• The section of the wall that collapsed was located along the border towns of Calexico, California, and Mexicali, Mexico
  • Construction crews had been updating the section of the wall with new steel panels and fresh concrete as part of the Trump administration's larger effort to reinforce the existing border wall
  • Gusty winds blew over the new steel panels because the fresh concrete didn't have the time to set

Crews were out Thursday repairing a section of the U.S.-Mexico border wall in Calexico, California, that was blown over by strong winds. The section had been undergoing reconstruction as part of the Trump administration’s effort to update the existing border wall.

The wall section was blown into Mexicali, Mexico Wednesday. Steel panels began leaning into Mexicali due to wind gusts around 35 mph.

Customs and Border Protection Agent Carlos Pitones told reporters fresh concrete had had been poured to reinforce the wall’s foundation to support the new steel panels being installed. However, the concrete had not yet cured and was unable to withstand the winds.

While none of the panels collapsed to the street, authorities responded quickly on both sides of the border to ensure nothing was damaged and no one was hurt.

“Luckily, Mexican authorities responded quickly and were able to divert traffic from the nearby street,” Pitones said. “CBP [Customs and Border Protection] will work with the construction contractor to mitigate the impact of high winds as construction continues.”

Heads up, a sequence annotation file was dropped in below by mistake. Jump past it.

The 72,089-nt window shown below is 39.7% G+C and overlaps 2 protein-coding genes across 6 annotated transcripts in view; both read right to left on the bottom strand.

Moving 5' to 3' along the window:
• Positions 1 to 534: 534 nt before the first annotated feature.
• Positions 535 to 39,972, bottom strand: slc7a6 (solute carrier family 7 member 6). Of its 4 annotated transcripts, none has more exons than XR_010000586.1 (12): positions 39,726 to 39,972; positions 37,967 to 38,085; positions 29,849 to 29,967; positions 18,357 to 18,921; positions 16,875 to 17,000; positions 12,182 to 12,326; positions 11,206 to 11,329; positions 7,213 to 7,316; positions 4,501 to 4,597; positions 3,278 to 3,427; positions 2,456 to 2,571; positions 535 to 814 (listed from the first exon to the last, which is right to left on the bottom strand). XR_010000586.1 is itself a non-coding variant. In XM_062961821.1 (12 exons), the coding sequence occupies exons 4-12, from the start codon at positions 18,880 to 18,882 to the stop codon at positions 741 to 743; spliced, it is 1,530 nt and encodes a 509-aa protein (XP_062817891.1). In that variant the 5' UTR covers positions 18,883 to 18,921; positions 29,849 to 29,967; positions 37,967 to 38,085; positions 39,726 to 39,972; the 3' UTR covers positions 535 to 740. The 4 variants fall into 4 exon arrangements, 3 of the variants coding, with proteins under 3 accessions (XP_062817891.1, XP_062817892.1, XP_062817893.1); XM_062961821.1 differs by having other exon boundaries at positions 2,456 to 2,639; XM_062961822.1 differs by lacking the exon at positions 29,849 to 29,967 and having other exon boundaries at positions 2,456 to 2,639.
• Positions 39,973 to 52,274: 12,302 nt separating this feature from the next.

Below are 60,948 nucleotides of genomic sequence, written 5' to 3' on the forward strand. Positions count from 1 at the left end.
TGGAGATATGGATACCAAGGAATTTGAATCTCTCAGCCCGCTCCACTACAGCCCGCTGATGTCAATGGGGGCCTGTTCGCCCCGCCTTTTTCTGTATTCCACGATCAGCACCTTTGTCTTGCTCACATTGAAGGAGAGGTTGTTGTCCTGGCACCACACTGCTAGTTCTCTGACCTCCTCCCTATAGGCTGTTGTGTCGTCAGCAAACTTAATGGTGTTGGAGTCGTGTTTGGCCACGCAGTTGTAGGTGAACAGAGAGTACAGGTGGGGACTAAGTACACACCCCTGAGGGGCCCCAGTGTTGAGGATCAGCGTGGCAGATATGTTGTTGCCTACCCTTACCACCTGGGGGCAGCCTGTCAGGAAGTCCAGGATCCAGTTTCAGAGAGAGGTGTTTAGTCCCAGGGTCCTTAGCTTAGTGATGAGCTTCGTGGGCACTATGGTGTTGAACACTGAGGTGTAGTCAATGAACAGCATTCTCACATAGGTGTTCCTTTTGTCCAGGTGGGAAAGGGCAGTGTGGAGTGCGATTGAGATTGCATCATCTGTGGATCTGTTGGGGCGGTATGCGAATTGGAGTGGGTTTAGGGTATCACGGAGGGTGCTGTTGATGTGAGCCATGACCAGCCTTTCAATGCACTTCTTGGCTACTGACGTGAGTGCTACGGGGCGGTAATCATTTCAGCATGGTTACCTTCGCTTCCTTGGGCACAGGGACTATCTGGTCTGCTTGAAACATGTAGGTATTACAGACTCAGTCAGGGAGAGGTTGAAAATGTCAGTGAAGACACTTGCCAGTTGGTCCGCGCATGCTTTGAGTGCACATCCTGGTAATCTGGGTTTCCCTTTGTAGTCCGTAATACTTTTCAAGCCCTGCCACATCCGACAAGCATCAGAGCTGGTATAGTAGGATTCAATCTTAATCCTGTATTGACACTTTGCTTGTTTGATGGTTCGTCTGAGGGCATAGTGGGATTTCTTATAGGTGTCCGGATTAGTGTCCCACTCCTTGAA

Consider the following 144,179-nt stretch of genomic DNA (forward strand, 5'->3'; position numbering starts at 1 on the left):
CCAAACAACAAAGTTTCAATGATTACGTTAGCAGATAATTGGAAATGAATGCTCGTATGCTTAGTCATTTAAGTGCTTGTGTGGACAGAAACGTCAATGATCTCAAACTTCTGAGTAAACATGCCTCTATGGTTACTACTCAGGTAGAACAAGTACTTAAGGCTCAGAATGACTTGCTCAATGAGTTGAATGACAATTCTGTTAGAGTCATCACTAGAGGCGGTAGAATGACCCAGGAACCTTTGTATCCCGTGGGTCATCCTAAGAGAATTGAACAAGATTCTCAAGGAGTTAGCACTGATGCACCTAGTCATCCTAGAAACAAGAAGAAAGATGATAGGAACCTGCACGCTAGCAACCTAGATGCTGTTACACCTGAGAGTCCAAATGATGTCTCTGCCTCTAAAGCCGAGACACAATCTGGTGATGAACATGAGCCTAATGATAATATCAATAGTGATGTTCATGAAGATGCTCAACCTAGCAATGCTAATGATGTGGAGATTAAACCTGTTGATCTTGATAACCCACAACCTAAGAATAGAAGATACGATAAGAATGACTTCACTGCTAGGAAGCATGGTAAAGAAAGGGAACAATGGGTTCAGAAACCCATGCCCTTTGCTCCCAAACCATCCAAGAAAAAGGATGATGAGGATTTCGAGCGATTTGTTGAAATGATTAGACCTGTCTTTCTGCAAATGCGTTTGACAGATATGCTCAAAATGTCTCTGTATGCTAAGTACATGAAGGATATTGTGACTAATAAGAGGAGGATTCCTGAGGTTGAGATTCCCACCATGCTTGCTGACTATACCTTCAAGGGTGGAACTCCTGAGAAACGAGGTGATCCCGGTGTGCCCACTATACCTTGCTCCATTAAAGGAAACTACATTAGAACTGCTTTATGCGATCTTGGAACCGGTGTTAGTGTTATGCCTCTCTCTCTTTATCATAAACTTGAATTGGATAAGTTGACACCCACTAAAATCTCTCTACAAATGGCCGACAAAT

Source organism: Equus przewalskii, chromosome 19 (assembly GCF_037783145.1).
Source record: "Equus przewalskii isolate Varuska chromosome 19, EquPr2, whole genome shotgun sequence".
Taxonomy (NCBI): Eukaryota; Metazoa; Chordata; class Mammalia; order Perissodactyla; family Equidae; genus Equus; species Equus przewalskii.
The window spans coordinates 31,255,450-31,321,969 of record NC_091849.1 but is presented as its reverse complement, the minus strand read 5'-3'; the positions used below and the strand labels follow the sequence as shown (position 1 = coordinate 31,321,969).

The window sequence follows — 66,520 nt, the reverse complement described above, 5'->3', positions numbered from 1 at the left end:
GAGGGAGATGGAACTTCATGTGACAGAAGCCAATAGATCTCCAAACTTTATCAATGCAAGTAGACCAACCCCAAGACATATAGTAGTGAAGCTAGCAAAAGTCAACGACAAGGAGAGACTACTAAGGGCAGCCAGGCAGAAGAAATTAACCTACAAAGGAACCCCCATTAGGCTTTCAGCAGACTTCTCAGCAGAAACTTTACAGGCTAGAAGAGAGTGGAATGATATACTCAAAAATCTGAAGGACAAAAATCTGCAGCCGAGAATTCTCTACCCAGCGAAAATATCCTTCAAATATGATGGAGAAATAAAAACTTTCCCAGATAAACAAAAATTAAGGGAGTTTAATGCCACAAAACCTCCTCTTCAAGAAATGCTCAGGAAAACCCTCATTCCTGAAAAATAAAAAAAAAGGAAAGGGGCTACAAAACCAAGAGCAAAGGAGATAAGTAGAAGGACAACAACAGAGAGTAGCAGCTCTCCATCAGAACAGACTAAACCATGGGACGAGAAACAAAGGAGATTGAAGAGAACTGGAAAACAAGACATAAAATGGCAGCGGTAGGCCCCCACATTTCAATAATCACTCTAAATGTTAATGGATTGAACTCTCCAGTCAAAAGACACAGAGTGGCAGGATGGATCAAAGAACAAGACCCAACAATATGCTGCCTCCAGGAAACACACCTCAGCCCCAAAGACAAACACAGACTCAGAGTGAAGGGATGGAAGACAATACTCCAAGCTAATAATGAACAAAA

The work being done was part of a larger effort to update the existing border wall between the U.S. and Mexico. It’s also a means to try and deliver on Trump’s 2016 campaign border wall promise ahead of the 2020 presidential election, which the president has scaled back from his original promise of a coast-to-coast concrete wall to updating the existing wall and filling in gaps where necessary.

It hasn’t prevented the wall from facing legislative roadblocks

Funding for the wall has been a constant source of conflict for the president and Congress since Trump was sworn into office in 2017. It culminated with a 35-day government shutdown in December 2018 through January 2019 as Trump threatened to veto government spending bills that didn’t include the $5.7 billion he wanted for the wall. The Supreme Court allowed military funding to be reallocated to build the wall while litigation to block the move continues.

A portion of the wall on the US-Mexico border seen from Chihuahua, Mexico
A portion of the wall on the US-Mexico border seen from Chihuahua, Mexico AFP / HERIKA MARTINEZ